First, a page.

Posted on March 19, 2024

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How Frequently Should We Perform Colonoscopy in Patients With Serrated Polyposis Syndrome?

Timothy Yen, MD

 Assistant Professor of Medicine, Division of  Gastroenterology, Loma Linda University School of Medicine, Loma Linda, CA

This summary reviews Bleijenberg AG, IJspeert JE, van Herwaarden YJ et al. Personalised surveillance for serrated polyposis syndrome: results from a prospective 5-year international cohort study. Gut 2020;69(1):112-121.

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Correspondence to Timothy Yen, MD. Associate Editor. Email:

Keywords: colonoscopy, serrated polyposis syndrome, polyp, colorectal cancer, surveillance


Question: Among patients with serrated polyposis syndrome (SPS), can we   increase colonoscopy intervals from annually to every 2 years based upon patient specific factors?

Study Design: Prospective cohort.

Setting: Nine international centers from Spain (33%) and Netherlands (66%).

Participants: All patients fulfilling 2010 World Health Organization (WHO) SPS criteria I and/or III1 who underwent endoscopic surveillance between January 2013 and April 2018 after initial polyp clearing colonoscopies (removal of all polyps ≥5 mm and those with an optical adenomatous or serrated appearance). Surveillance was started either before or during study period. Those with proctocolectomy, subtotal colectomy, inflammatory bowel disease or known colorectal cancer (CRC)-related germline genetic variants were excluded.

2010 WHO SPS type I criteria was defined as ≥5 serrated lesions/polyps (SSLs) proximal to the sigmoid colon, with at least 2 lesions/polyps ≥10 mm in size and type III was defined as ≥20 SSLs of any size distributed throughout the colon. Serrated polyps were defined as hyperplastic polyp ≥5 mm, SSL with or without dysplasia, or traditional serrated adenoma. Advanced adenomas were defined as adenomas ≥10 mm, with villous structure and/or with high-grade dysplasia (HGD). Advanced SSLs were defined as traditional serrated adenoma, any SSL ≥10 mm and/or with presence of dysplasia. Advanced neoplasia (AN) was defined as CRC, advanced adenoma, or advanced SSL.

Intervention: Annual surveillance colonoscopy was performed in those with ≥1 advanced adenoma/SSL, ≥5 adenomas/SSLs or if colorectal surgery was performed. All other SPS patients received surveillance colonoscopy every 2 years. Surveillance colonoscopies were done with the goal of removing of all polyps ≥5 mm and those with an optical adenomatous or serrated appearance.

Outcomes: Primary outcome was 5-year cumulative incidence of CRC and AN. Secondary outcomes were frequency of 1- vs 2-year surveillance interval recommendation, incidence of colorectal surgery during surveillance and incidence of AN among 1- vs 2-year surveillance intervals.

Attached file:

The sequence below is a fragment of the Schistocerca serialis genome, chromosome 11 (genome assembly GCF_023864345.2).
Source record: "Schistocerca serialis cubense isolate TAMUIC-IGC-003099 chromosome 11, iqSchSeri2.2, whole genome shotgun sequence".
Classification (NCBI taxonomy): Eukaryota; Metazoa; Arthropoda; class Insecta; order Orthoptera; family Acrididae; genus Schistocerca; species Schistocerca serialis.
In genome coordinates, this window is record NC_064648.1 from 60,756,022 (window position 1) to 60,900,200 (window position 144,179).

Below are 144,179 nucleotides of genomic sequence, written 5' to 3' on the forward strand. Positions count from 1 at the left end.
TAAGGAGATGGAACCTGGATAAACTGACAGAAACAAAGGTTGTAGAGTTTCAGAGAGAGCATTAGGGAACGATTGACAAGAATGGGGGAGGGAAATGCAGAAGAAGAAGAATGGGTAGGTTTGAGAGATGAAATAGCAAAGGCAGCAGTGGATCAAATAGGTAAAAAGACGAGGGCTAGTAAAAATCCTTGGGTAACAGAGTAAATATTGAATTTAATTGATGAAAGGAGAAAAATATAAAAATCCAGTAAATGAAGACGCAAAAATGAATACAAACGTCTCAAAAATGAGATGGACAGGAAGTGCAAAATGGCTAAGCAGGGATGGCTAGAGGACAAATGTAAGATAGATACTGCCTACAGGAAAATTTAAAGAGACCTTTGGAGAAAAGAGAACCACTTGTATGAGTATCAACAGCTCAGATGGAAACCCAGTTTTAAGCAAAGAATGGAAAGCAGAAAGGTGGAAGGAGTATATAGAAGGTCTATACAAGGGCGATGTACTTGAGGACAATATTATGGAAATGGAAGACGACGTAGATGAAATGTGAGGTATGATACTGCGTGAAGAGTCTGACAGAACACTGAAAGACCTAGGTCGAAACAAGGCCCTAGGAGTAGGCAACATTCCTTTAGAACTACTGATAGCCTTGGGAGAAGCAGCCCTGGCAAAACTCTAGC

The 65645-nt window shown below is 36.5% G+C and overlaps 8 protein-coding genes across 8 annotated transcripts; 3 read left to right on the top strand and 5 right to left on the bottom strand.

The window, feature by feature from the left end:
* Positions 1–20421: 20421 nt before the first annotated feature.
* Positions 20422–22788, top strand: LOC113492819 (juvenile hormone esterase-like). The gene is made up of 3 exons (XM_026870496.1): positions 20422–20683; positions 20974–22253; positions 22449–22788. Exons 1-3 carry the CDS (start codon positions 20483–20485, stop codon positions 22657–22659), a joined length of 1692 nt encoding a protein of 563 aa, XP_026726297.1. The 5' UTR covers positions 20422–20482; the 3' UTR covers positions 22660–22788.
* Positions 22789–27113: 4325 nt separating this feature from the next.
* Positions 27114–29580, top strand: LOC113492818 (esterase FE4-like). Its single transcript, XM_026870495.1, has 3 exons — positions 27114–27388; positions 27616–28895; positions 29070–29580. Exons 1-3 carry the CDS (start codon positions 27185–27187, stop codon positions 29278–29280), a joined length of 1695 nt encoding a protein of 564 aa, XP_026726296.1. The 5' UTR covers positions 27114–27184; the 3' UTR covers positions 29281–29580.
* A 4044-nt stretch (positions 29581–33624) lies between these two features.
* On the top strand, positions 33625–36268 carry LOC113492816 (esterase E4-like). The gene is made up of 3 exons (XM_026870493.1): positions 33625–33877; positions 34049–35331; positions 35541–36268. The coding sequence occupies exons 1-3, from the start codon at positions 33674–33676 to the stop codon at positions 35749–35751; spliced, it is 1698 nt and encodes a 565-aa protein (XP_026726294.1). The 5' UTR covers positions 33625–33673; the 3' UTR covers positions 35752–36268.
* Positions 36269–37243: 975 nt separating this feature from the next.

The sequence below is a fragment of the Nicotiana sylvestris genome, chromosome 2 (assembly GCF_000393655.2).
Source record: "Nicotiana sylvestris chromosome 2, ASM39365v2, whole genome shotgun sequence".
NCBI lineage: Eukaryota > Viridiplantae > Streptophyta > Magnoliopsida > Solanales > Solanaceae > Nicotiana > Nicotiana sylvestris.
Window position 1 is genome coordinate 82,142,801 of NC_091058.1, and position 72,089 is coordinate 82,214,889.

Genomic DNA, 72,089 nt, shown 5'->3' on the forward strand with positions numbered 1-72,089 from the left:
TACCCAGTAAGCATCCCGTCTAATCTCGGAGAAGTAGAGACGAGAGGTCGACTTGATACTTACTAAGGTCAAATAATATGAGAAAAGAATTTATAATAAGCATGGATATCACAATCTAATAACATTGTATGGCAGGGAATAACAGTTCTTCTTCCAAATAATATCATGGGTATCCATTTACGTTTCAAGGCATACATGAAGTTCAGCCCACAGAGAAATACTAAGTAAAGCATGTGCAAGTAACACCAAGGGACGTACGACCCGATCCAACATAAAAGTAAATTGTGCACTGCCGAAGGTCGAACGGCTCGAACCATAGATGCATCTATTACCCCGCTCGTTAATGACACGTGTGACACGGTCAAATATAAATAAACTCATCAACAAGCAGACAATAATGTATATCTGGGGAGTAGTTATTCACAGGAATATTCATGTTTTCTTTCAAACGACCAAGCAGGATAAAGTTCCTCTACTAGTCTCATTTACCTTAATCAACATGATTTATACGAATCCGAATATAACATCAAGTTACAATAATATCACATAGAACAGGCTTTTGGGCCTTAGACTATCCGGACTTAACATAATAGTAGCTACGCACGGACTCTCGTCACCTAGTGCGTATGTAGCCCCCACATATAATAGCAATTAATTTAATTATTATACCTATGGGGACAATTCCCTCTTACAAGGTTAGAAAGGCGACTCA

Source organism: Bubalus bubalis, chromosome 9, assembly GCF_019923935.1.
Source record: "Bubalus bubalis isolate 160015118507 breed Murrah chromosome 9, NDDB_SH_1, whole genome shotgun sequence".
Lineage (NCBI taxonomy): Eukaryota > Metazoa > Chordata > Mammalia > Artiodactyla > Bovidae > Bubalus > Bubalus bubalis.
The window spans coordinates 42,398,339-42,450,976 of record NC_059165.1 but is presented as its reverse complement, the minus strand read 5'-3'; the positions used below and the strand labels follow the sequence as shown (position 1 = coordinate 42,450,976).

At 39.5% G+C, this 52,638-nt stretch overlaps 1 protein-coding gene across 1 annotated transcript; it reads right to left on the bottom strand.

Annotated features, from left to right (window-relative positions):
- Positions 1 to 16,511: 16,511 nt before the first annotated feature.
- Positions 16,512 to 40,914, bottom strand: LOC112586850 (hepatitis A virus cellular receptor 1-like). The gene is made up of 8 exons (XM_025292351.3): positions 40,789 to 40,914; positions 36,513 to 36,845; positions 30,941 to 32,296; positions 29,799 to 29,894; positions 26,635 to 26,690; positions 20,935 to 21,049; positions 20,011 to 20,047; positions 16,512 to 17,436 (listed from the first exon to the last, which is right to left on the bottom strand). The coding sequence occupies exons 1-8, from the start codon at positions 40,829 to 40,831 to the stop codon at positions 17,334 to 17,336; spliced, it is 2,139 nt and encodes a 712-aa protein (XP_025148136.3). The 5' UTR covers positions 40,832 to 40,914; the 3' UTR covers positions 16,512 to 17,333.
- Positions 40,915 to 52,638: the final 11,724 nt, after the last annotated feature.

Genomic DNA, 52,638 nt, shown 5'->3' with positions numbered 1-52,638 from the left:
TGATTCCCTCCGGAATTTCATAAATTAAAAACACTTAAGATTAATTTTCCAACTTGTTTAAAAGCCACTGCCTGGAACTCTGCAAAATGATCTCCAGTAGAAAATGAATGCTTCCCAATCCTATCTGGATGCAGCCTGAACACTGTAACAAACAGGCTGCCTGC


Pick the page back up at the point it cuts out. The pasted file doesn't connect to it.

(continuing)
Data Analysis: Kaplan-Meier analysis.

Funding: Grants from the Dutch Cancer Society (KWF) and the Instituto de Salud Carlos III (PI16 /00766). Co-funded by the European Regional Development Fund (ERDF). CIBEREHD is funded by the Instituto de Salud Carlos III.

Results: Overall, 271 eligible patients were followed for a median of 3.6 years, with a mean age of 60 years old at the start of surveillance. Ninety-nine (36.5%) patients met SPS type I criteria, 99 (36.5%) met type III, and 73 (27%) met both type I & III. Sixty-seven (25%) patients had CRC prior to surveillance. At first surveillance, 131 (52%) received a 2-year follow-up recommendation and 140 (48%) received a 1-year recommendation. Among those with a 1-year follow-up, 50% remained on a 1-year program at second and third surveillance and 50% were transitioned to a 2-year follow-up. Most patients who were recommended a 2-year interval remained with this recommendation after the second (64%) and third (71%) surveillance.

The 5-year cumulative incidence of CRC was 1.3% (95% Confidence Interval [CI] 0-3.2%), which consisted of 2 cases both of whom had prior CRC/AN. The 5-year cumulative incidence of advanced neoplasia was 44% (95% CI 37%-52%). AN incidence was lower for SPS type III (26%) than type I (53%): hazard ratio = 0.38 (95% CI 0.22-0.63, P<0.001) adjusted for age, smoking status, and gender. There were no other significant risk factors for AN identified. There was no statistically significant difference in AN incidence between a 1- or 2-year surveillance interval. Surgery was only required for CRC or bowel adhesions in 3 patients during surveillance.


 Why Is This Important?
SPS is one of the most common CRC-predisposition polyposis syndromes. The prevalence is approximately 1:111 among individuals > 50 years old with positive fecal immunochemical tests.2 The National Comprehensive Cancer Network (NCCN) guidelines recommend a 1-3 year interval range,3 while 2012 USMSTF guidelines recommend annual surveillance colonoscopy for SPS patients.4 While close colonoscopic surveillance is effective and safe,5 minimizing overuse of surveillance colonoscopy can alleviate system- and patient-level procedural burden. This study is one of the largest prospective cohorts of SPS patients undergoing colonoscopic surveillance and identifies SPS patients who can safely extend their surveillance interval to every 2 years.

In 2019 (after this study was completed), the WHO criteria for SPS were updated, most notably eliminating the former type II criteria in which any number of serrated polyps proximal to the sigmoid colon in an individual with a first-degree relative with SPS would themselves meet criteria for SPS (Figure 1). Given how prevalent serrated lesions are in the general population, this criteria had poor specificity for true SPS.1 Type I criteria was updated to include serrated lesions in the sigmoid colon due to evidence showing that up to 50% of CRCs in SPS occur in the rectosigmoid colon, but with a minimum size of 5 mm. Type III criteria were renamed as the new type II criteria and now requires at least 5 SSLs proximal to the rectum.